Kalamazoo civil rights leader remembered at memorial service

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KALAMAZOO, Mich. — A West Michigan community is saying goodbye to a local civil rights activist.

Dr. Charles Warfield was president of the  Metro Kalamazoo branch of the NAACP and a former professor at Western Michigan University.

Warfield was a major civil rights leader and education advocate in Kalamazoo. He passed away earlier this month. People who knew him called him a mentor, a teacher, a reverend, a humanitarian and even 'Papa'. Those who came on Friday night to remember Warfield say he made an impact in the lives of everyone who met him.

The seat of Western Michigan University's Miller Auditorium were filled with people paying their respects to Dr. Charles Warfield.

"When you were around Dr. Warfield, you knew you were in the presence of someone who was a great person" said Larry Tolbert, executive board member and political action committee member for the NAACP.

Instead of a somber gathering, people were offering up a celebration of Warfield's life.

"This is a huge loss," said Tolbert. "Just like any great leader, you can't replace him. You can only try to get involved and do the best you can and I think his legacy will be that he's influenced so many kids. I think those kids in generations to come will do a lot of the things that he started out doing.

"It is more like a celebration than it is a loss for us because he really was somebody to everybody," said Nicholas Warfield, grandson of Charles Warfield.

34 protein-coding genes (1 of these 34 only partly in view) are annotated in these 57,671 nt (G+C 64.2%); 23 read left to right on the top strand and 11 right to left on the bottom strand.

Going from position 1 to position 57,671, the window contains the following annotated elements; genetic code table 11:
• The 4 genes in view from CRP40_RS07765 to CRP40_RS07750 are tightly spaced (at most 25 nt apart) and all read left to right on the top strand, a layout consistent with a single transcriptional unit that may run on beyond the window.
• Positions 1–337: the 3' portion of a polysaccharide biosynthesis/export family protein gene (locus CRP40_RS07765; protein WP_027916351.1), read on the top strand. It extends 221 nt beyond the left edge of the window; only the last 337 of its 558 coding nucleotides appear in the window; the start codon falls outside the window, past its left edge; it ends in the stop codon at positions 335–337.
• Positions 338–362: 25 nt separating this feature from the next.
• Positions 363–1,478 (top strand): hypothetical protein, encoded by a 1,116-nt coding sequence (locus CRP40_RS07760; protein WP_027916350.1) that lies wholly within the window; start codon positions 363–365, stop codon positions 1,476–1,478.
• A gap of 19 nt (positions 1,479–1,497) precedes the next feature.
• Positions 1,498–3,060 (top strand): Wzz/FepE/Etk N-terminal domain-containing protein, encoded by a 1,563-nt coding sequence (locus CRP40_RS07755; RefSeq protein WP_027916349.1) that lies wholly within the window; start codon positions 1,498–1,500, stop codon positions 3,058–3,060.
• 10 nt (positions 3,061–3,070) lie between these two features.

The civil rights leader's four grandchildren say they're proud to see the support for their grandpa, who took them all over the world.

"Lots of jokes, lots of not taking us seriously, but he was always there" said Nia Warfield, granddaughter of Charles Warfield. "He maybe didn't say a lot, but when he did, everyone would get quiet and listen. He was just influential. That's why so many people are out here."

They plan to keep up his legacy. Warfield dedicated his career to help at-risk students stay in school and spent time as chief of staff for Reverend Jesse Jackson's Push for Excellence organization.

"It feels incredible to see the tremendous amount of support the community has for us and our family" said Kennedy Warfield, granddaughter of Charles Warfield. "I just appreciate it. I know we all love seeing everyone come together in his memory, in his light and what he left behind."

Reverend Jesse Jackson also speaking on Warfield's accomplishments.

“We’ve all been touched in some direct and indirect way by Charles Warfield" said . I’m in the midst of a very busy schedule I got in from Rwanda yesterday, as we traverse the globe trying to bring peace and justice in the world.”

"He will be missed, but in our hearts we'll always have him" said Tolbert. "That's the kind of impact he had on all of our lives."

Warfield spent 41 years in the College of Education at Western Michigan University. He was 77.

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